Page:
The S&P 500 is up more than 3% this week, leading the talking heads on TV to once again declare that a “Santa Clause Rally” is unfolding. It may seem kind of silly to hear professional investors talk in such terms, but December has historically been the best month for stocks.
According to the charts below from Yardeni Research, over the past 66 years the S&P has averaged a 1.85% return in the month of December, beating the next best month, April, by a pretty wide margin. In addition, December has had a positive return in 50 of those 66 months, which also ranks as the best.
A number of theories have been offered to explain the phenomenon – investors are in a better mood due to the holidays, fund managers are trying to hit performance targets for the year, etc. While there’s some logic to each of them, I don’t know that a credible reason has ever been confirmed.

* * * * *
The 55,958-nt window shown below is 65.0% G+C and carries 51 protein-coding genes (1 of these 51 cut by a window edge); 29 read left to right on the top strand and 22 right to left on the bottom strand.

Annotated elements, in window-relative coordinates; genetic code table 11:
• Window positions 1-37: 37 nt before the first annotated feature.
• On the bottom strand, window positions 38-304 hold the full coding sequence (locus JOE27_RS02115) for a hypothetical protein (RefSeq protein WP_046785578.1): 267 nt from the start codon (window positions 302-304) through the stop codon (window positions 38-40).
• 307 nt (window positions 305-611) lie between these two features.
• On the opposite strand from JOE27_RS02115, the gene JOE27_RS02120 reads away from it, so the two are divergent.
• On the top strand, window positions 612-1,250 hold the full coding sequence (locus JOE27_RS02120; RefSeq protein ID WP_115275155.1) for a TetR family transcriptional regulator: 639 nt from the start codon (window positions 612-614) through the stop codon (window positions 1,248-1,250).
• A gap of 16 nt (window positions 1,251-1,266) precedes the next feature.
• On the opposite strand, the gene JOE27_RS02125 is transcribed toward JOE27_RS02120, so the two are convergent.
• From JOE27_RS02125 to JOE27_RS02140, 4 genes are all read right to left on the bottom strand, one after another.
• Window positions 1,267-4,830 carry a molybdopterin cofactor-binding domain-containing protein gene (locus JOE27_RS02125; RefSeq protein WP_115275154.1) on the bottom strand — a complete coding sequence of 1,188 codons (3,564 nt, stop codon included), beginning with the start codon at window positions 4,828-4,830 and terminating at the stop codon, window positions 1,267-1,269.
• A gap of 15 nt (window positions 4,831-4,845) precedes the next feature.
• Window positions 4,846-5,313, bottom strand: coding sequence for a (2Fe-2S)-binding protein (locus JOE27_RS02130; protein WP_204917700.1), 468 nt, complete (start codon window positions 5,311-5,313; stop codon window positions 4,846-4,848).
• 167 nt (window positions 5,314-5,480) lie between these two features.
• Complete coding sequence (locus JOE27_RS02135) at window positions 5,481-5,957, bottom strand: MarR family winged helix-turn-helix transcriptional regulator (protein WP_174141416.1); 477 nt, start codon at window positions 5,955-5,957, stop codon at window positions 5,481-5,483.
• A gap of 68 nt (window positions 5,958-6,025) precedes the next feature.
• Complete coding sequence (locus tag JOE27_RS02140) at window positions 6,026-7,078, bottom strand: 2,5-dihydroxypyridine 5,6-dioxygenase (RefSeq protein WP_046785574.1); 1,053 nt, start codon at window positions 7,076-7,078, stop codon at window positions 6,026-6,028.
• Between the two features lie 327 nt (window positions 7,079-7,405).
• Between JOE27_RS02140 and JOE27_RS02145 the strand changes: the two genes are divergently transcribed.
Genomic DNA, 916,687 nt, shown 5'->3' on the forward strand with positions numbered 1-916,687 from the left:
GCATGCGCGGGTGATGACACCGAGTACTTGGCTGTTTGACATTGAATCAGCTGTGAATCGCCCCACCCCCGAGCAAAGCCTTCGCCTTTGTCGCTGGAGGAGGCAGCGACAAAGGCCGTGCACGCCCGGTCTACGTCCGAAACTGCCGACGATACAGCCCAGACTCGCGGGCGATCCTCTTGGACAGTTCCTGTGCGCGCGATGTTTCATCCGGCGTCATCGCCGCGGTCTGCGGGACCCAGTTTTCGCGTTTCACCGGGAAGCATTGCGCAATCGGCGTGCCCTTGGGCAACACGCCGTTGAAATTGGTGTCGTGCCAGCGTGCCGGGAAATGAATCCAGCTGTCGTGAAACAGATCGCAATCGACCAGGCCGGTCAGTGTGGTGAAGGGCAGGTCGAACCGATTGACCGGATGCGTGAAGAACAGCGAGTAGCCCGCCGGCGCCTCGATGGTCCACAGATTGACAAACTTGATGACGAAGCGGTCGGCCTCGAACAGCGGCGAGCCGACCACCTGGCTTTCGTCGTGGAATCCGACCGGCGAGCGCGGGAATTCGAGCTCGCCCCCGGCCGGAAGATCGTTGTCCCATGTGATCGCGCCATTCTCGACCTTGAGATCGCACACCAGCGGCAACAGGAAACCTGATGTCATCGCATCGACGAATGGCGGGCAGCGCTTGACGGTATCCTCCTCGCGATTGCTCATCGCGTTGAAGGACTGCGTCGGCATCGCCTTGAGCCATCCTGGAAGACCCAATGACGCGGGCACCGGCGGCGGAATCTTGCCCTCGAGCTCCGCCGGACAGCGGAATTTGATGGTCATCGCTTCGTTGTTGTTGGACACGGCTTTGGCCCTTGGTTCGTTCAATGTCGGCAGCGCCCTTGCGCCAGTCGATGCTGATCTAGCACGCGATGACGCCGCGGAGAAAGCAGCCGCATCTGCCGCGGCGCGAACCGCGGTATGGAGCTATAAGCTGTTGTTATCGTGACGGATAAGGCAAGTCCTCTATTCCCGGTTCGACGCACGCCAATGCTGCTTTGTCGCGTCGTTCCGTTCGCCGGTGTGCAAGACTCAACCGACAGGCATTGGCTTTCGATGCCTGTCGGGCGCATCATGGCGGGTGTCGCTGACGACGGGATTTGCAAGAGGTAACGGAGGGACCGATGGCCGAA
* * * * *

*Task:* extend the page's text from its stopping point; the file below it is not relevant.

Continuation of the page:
For us, seasonal patterns like this are certainly interesting (and there are plenty of others, like Sell in May and Go Away, the Presidential Cycle, etc.), and at times helpful. But the overriding macro backdrop carries the day for us — after all, the average return for this “best” month is still less than 2%. So with the Euro crisis still in the forefront and signs of a possible global economic slowdown beginning to appear, we’re content to remain with our current defensive positioning.